We begin this episode with a land acknowledgement.
In this episode of the Mapping the Doctrine of Discovery podcast, hosts Phil Arnold and Sandy Bigtree interview Robert P. Jones, the President and Founder of Public Religion Research Institute (PRRI). Jones discusses his background as a scholar and writer, and how he has evolved to incorporate personal narratives into his work. He also talks about his new book, “The Hidden Roots of White Supremacy and the Path Toward a Shared American Future,” which explores the history of white supremacy in American Christianity. Jones emphasizes the importance of truth-telling and cross-cultural conversations in addressing the legacy of white supremacy and working towards a more equitable future. The hosts also discuss the significance of shifting from Columbus Day to Indigenous People’s Day and the need for a broader understanding of American history that includes the contributions and perspectives of Indigenous and African-American peoples.
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Unraveling the layers of American history involves peering into its complex tapestry of influences, perspectives, and narratives. As we delve into this journey with Robert P. Jones, the founder and president of the Public Religion Research Institute, challenges familiar narratives and brings to light a history often untold. Jones’ scholarly work, rooted in honesty about his family’s connection to the settler colonialism project, informs his research and makes it more relatable and engaging to a wider audience.
Our discussion focuses on the interconnected histories of the Indian and the Negro problem, the doctrine of discovery, and the 1619 project. These topics illuminate the complex relationships between colonists and Indigenous people, highlighting narratives often omitted in mainstream American history. It’s a fresh perspective that includes the teachings of Native Americans to the founding fathers and Europeans about equity, fraternity, and liberty.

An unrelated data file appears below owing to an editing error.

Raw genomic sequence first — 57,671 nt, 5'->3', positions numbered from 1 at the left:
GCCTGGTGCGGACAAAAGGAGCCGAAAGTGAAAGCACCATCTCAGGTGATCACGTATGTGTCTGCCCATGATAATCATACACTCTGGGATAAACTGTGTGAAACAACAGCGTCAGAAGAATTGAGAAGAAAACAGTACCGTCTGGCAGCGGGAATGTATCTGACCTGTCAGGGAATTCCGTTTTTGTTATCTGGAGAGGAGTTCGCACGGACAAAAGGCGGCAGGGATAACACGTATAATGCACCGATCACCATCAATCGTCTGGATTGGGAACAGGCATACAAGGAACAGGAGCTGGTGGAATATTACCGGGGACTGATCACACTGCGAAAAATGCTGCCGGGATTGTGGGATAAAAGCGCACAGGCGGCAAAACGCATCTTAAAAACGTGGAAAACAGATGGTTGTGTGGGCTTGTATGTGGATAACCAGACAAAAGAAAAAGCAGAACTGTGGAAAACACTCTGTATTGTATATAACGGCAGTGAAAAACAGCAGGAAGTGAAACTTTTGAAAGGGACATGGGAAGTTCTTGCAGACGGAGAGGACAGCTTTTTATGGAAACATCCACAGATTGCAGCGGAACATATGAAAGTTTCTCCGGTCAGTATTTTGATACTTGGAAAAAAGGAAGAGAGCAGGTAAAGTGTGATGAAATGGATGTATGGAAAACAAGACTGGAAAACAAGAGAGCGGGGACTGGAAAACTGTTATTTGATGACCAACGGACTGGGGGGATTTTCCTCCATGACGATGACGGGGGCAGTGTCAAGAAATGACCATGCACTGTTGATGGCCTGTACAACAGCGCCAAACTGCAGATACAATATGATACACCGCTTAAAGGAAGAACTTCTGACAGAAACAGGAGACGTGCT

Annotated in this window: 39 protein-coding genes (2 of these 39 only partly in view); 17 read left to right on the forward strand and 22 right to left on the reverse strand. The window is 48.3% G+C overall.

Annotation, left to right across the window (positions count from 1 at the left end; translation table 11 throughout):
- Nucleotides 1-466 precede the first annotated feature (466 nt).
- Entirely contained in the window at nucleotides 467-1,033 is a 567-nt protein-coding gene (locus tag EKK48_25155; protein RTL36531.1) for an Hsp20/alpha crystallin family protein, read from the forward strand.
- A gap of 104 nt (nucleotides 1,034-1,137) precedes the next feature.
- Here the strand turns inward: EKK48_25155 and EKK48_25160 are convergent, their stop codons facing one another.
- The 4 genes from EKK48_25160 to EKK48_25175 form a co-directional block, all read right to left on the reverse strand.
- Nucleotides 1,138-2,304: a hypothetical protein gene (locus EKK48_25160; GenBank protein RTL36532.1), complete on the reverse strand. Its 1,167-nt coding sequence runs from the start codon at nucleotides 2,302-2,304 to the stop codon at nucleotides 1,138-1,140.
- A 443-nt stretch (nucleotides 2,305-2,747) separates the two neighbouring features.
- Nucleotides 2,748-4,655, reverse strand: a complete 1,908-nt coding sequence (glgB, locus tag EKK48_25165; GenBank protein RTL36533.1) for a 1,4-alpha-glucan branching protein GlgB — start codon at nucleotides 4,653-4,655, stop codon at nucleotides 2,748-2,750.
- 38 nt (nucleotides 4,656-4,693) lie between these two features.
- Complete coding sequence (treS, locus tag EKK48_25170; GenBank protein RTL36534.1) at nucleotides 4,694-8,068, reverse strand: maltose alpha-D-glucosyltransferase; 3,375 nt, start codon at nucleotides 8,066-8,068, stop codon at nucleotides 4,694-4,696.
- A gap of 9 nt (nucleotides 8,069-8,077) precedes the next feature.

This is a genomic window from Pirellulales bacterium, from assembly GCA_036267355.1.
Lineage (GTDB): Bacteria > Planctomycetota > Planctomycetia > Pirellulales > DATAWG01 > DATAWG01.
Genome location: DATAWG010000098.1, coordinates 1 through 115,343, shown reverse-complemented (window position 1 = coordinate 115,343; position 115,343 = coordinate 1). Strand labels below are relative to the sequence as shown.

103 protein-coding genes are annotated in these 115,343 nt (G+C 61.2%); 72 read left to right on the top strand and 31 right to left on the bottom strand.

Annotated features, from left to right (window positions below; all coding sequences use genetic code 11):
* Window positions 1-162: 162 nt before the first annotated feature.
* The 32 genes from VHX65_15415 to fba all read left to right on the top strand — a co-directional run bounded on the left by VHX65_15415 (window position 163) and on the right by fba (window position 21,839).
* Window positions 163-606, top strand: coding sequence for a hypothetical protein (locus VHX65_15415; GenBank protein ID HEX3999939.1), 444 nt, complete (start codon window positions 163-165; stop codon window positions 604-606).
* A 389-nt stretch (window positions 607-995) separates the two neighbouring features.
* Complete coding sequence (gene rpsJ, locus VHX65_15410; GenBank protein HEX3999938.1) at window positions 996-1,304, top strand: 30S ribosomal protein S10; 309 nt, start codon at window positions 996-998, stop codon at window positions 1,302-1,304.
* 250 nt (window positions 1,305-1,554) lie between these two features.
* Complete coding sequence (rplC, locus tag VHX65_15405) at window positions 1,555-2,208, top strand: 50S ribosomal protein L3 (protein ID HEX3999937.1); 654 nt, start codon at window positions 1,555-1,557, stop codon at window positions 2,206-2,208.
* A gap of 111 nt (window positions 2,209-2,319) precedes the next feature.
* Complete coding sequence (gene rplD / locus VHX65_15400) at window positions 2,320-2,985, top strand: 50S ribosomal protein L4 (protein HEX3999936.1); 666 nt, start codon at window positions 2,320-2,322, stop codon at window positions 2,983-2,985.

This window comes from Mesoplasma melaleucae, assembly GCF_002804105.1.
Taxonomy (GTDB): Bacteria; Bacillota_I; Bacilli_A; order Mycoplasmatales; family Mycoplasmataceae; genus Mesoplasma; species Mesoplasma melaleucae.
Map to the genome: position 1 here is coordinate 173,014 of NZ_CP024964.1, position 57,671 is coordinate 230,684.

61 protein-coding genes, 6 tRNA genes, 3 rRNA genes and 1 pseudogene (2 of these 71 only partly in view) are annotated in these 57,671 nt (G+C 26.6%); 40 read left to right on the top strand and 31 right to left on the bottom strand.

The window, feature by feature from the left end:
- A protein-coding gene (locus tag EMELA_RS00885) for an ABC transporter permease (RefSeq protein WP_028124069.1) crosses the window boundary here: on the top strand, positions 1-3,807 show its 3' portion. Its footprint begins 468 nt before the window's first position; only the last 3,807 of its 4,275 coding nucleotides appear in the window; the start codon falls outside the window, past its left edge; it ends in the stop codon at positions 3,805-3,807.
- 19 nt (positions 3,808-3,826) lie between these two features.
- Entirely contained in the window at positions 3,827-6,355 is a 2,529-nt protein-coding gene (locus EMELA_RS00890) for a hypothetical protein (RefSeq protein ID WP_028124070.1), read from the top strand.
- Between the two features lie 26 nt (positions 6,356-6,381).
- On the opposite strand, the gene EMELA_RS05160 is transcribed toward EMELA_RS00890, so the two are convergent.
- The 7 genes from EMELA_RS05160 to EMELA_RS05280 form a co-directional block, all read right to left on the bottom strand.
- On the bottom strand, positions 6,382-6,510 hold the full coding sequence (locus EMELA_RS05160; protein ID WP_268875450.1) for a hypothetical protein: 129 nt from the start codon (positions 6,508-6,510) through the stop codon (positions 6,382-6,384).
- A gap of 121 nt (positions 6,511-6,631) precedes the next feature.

Shifting narratives play a significant role in how we perceive our history. A noteworthy shift is the transition from Columbus Day to Indigenous People’s Day, a change representing a broader movement towards acknowledging the indigenous roots of American history. Exploring the history of Christopher Columbus and his legacy provides insights into the doctrine of discovery, the nation’s need to appear older, and the implications of celebrating Columbus Day in our modern society.
Understanding history isn’t just about rewriting it; it’s about the power of truth-telling from various perspectives. We highlight communities in Mississippi, Oklahoma, and Minnesota that are using storytelling to bring their local histories alive. We also spotlight Jerome Little, the first African-American elected county commissioner in Tallahatchie County. The influence of writers like James Baldwin and Vine Deloria Jr. in shaping these narratives is also recognized.
Finally, we delve into Robert P Jones’ New York Times bestselling book, The Hidden Roots of White Supremacy: And the Path to a Shared American Future. The book embodies this ethos of understanding and rewriting history through personal narratives. It demonstrates the power of truth-telling and the importance of engaging in cross-cultural conversations.
To move forward, we must acknowledge our past, however uncomfortable or challenging it may be. Unearthing untold stories, recognizing the influences of marginalized groups, and shifting our narratives are all part of a broader effort to create a shared American future. The process of uncovering these narratives is just beginning, and it is through this exploration that we can start to truly understand the complex tapestry of American history.
Philip P. Arnold and Sandra Bigtree, “S03E01: The Hidden Roots of White Supremacy and the Doctrine of Christian Discovery an interview with Robert P. Jones,” Mapping the Doctrine of Discovery (Podcast), October 25, 2023. https://podcast.doctrineofdiscovery.org/season3/episode-01/.